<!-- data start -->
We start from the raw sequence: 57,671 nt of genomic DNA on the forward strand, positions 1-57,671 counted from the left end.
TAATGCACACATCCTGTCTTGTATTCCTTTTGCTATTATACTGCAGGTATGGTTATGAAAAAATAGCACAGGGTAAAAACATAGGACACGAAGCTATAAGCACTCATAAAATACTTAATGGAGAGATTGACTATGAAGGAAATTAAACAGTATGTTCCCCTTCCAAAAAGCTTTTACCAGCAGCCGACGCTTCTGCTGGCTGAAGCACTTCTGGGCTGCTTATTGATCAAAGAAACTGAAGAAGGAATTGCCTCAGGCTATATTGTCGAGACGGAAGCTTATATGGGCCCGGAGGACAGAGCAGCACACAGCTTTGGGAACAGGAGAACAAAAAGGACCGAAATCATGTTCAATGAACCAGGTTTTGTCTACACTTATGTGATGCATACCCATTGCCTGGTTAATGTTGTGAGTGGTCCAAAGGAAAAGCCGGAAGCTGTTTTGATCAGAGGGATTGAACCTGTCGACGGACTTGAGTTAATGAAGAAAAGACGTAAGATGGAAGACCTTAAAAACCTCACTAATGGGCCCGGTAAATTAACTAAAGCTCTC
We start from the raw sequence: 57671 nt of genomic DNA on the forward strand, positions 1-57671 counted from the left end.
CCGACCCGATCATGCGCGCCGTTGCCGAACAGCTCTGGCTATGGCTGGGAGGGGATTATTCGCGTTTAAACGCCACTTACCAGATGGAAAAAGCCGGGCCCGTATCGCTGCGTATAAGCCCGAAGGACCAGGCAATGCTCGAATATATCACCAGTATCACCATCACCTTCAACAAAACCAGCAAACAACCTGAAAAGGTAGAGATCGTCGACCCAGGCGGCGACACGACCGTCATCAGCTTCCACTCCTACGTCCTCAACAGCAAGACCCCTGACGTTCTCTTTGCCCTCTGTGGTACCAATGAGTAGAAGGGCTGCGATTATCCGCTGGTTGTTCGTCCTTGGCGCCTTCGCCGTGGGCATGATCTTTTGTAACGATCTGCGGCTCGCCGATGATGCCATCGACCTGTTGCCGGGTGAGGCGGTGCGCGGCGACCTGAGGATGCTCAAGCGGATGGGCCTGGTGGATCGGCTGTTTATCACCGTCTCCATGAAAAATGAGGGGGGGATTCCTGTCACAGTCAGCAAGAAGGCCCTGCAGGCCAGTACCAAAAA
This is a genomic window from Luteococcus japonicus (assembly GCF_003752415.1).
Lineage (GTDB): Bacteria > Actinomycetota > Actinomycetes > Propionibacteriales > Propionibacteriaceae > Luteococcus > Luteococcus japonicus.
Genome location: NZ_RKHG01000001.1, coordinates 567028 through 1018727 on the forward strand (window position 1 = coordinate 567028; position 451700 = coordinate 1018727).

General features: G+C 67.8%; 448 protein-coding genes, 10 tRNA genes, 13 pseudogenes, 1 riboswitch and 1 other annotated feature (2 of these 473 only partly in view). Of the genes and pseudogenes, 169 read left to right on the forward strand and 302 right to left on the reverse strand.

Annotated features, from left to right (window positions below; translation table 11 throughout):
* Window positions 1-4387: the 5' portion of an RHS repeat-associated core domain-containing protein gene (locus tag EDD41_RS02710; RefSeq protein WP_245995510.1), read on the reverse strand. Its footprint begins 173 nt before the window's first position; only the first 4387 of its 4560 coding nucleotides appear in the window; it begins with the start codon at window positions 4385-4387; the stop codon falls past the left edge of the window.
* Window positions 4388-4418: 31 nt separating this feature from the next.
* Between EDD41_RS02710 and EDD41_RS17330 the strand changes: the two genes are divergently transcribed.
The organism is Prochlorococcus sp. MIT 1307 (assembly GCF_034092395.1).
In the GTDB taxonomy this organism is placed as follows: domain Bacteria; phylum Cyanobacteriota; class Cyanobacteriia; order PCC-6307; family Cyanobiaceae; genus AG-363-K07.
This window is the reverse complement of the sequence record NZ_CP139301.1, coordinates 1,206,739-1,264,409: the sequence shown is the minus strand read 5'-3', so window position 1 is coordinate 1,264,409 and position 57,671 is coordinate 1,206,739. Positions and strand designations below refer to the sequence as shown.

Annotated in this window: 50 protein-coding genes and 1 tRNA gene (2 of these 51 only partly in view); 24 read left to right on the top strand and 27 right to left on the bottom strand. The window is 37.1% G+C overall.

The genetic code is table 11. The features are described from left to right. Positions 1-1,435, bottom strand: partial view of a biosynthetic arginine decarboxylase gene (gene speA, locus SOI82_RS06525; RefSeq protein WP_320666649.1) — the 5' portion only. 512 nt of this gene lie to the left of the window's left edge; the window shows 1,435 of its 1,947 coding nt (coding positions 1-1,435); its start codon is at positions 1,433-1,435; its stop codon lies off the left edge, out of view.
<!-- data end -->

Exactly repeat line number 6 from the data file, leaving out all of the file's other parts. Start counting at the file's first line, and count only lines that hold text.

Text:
Lineage (GTDB): Bacteria > Actinomycetota > Actinomycetes > Propionibacteriales > Propionibacteriaceae > Luteococcus > Luteococcus japonicus.